- Minister for Community and Social Care, and local MP Alistair Burt will be launching the landmark partnership project
- Activity will include a fete in Market Square, performing artists and a “mocktail” making session
- CAPs schemes across the country have delivered up to 46% reductions in alcohol-related anti-social behaviour among young people
This week, Community Alcohol Partnerships (CAP) will launch its 100th scheme, in Biggleswade. The launch marks the introduction of Central Bedfordshire’s first CAP, as well as celebrating the success of CAPs across the country in tackling alcohol-related harm in local communities.
There is growing concern around the levels of underage drinking and street drinking in Biggleswade among local residents, councilors and retailers, so the timely introduction of a CAP will aim to tackle alcohol-related harm in the area.
Across the country, CAPs have reduced the sale of alcohol to under 18s, driven down alcohol-related youth anti-social behaviour and increased local residents’ feelings of safety. By building coalitions between retailers, police, trading standards, local authorities, schools, youth services, residents’ associations, health networks and local charities, CAPs empower local communities to tackle alcohol-related harm among young people at its root.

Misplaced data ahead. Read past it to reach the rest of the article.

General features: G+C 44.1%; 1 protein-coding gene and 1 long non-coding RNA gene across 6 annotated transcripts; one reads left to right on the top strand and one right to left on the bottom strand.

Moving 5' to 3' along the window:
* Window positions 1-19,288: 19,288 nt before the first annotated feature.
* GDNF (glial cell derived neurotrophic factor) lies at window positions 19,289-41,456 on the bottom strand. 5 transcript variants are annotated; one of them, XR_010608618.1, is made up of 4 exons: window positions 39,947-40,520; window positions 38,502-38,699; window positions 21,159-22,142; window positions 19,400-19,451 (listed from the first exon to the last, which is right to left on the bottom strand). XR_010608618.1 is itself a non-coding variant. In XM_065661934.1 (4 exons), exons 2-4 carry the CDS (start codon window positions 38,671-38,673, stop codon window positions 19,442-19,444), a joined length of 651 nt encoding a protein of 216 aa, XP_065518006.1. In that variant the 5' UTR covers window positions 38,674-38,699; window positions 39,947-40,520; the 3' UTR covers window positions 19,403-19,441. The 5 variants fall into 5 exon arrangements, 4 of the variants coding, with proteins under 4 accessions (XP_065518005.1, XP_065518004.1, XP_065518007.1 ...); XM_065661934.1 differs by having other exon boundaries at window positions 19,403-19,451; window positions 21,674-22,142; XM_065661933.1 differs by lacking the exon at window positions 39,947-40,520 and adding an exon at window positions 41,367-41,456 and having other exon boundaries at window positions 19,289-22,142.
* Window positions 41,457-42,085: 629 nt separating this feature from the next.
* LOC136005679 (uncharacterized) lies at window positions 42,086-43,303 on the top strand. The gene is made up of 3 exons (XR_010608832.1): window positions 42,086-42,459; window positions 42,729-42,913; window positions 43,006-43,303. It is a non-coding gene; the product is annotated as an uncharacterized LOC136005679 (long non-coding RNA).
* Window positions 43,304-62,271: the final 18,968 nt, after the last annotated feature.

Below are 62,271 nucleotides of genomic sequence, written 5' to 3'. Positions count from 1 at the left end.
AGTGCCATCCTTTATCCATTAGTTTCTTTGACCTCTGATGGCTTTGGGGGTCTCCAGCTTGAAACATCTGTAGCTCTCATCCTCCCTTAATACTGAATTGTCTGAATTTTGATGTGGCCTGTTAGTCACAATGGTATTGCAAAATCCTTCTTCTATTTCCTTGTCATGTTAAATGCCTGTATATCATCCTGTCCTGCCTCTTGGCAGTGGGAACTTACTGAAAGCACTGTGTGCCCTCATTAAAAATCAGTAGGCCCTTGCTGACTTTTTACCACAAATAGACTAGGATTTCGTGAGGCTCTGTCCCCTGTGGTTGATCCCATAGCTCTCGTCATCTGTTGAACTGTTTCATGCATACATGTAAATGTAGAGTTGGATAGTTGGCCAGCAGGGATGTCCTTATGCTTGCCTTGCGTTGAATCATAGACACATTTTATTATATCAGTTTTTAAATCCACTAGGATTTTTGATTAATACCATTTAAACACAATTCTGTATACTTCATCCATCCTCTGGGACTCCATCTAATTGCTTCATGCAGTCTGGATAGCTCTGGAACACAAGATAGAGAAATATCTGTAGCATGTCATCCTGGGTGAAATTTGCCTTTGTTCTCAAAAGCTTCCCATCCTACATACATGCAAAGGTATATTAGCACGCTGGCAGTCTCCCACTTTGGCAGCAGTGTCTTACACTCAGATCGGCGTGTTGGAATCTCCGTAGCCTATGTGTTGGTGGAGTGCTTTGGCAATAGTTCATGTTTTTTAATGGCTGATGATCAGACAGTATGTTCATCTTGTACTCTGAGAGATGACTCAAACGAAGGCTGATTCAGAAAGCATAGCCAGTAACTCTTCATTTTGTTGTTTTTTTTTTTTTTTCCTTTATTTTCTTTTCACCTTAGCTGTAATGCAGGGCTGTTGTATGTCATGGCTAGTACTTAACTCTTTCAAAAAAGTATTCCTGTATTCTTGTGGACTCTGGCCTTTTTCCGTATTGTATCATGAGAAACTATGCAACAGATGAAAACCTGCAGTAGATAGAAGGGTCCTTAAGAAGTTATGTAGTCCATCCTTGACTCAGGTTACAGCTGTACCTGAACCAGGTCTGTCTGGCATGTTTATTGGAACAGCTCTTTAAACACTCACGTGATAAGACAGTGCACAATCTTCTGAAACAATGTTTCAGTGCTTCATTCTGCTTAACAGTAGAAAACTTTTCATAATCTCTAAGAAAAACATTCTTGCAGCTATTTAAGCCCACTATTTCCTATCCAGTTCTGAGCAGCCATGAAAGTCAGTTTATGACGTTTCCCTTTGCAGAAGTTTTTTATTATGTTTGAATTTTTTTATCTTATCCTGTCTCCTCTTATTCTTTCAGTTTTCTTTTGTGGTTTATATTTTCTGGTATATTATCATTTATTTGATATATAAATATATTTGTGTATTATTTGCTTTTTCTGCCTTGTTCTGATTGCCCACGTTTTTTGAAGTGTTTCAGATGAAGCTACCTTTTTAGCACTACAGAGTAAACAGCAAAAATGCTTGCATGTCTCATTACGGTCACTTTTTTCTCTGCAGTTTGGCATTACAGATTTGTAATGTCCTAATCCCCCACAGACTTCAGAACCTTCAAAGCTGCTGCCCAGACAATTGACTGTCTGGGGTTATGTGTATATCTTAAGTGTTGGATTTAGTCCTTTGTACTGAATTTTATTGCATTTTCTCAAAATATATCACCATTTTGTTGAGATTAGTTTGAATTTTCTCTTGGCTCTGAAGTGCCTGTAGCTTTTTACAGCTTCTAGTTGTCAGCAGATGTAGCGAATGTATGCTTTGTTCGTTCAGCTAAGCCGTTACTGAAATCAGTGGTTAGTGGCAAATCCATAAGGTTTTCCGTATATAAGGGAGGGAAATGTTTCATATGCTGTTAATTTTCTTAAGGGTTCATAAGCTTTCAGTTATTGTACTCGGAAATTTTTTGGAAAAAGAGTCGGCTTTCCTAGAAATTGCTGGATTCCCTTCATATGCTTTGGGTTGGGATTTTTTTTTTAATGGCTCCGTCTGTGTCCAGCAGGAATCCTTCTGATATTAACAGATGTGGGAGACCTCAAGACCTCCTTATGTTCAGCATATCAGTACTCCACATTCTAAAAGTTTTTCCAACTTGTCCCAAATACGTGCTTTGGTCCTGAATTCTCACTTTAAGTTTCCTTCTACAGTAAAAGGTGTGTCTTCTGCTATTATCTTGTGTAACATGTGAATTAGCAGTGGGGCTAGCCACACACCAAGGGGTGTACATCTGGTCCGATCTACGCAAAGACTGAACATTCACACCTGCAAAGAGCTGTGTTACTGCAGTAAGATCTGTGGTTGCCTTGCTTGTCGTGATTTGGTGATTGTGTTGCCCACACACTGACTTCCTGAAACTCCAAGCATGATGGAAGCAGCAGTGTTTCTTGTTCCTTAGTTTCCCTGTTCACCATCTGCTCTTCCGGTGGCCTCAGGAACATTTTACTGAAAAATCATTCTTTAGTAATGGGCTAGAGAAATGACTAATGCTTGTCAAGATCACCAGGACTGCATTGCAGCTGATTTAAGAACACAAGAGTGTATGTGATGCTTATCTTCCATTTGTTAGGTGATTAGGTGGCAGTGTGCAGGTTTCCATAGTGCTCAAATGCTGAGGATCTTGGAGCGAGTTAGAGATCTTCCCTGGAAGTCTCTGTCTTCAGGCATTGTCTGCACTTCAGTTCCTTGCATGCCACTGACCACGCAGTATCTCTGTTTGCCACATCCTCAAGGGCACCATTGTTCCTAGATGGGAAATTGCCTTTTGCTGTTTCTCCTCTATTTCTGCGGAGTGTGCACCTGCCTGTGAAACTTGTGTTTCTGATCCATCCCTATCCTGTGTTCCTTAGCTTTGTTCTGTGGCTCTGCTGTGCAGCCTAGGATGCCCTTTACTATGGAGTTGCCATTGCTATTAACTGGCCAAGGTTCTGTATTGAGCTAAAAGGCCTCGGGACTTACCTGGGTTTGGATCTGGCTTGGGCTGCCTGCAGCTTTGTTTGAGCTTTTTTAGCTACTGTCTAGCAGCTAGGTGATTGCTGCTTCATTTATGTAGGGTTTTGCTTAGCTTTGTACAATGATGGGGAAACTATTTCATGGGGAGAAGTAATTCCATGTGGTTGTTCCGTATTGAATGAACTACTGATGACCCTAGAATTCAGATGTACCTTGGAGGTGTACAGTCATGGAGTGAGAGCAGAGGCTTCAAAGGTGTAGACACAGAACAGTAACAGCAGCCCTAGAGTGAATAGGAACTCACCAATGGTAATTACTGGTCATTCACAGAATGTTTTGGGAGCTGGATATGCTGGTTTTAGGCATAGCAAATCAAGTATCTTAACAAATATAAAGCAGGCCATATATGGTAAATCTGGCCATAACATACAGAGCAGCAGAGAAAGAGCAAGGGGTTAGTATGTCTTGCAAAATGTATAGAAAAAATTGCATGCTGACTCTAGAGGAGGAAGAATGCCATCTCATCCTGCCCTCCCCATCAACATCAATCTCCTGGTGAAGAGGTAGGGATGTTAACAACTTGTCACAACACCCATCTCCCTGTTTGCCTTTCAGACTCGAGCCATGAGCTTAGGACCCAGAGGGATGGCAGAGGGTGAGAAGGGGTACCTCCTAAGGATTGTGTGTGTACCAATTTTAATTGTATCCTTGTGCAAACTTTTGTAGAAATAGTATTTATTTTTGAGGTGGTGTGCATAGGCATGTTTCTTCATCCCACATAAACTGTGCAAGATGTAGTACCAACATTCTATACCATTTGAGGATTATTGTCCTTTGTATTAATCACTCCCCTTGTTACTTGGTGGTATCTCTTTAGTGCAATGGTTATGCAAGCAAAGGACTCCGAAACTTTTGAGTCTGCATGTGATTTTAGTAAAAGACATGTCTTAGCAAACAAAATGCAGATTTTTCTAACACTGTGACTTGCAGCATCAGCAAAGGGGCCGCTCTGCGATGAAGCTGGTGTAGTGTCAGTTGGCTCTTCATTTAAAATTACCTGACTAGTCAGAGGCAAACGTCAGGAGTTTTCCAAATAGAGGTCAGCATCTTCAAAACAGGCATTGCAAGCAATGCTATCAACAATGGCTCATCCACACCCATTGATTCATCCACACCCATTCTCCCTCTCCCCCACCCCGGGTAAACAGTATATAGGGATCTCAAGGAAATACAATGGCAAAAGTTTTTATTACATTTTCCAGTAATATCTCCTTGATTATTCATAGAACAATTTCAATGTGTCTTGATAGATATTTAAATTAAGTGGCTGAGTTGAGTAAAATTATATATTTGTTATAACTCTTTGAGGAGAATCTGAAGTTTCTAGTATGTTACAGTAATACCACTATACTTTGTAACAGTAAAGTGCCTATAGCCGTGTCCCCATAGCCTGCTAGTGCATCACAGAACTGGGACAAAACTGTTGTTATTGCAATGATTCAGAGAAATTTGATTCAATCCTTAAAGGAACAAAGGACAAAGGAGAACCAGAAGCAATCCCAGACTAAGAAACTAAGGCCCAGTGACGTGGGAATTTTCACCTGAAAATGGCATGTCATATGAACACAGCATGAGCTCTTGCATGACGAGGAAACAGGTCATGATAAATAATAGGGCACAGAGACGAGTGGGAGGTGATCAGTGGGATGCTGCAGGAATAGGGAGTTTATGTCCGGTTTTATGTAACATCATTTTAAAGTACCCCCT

Alistair Burt, MP for North-East Bedfordshire and Minister for Community and Social Care, welcomed the scheme. He said:
“Teenagers may not think about the effects of alcohol, but starting to drink heavily when you are young can have a knock-on effect in later life on both your physical and mental health.
“Acting now to address the situation will have benefits for young people’s health and have cost savings as they will not need to rely on health and support services later in life.”
The Biggleswade CAP brings together a wide range of local stakeholders including Central Bedfordshire Council, Biggleswade Town Council, the police, trading standards, local schools, local retailers, the local pubwatch scheme and youth services, including local youth club Groundworks.
These partners will work together as part of a comprehensive multi agency programme to tackle underage drinking, street drinking and the associated anti-social harms in Biggleswade.
To mark this milestone event, two public events will be taking place in the town between 1pm and 5pm on 30 March, following a formal launch event in the Town Hall. Local MP and Minister for Community and Social Care, Alistair Burt will be launching the event.
The first will be in Market Square from 1pm to 3pm where there will be performance artists, stalls and other attractions.
Henry Maybury, a singer-songwriter whose debut song Lost Days was about his brother’s death from alcohol addiction will be performing live. The video has received more than a million views on YouTube and proceeds from all of its sales go to addiction charities.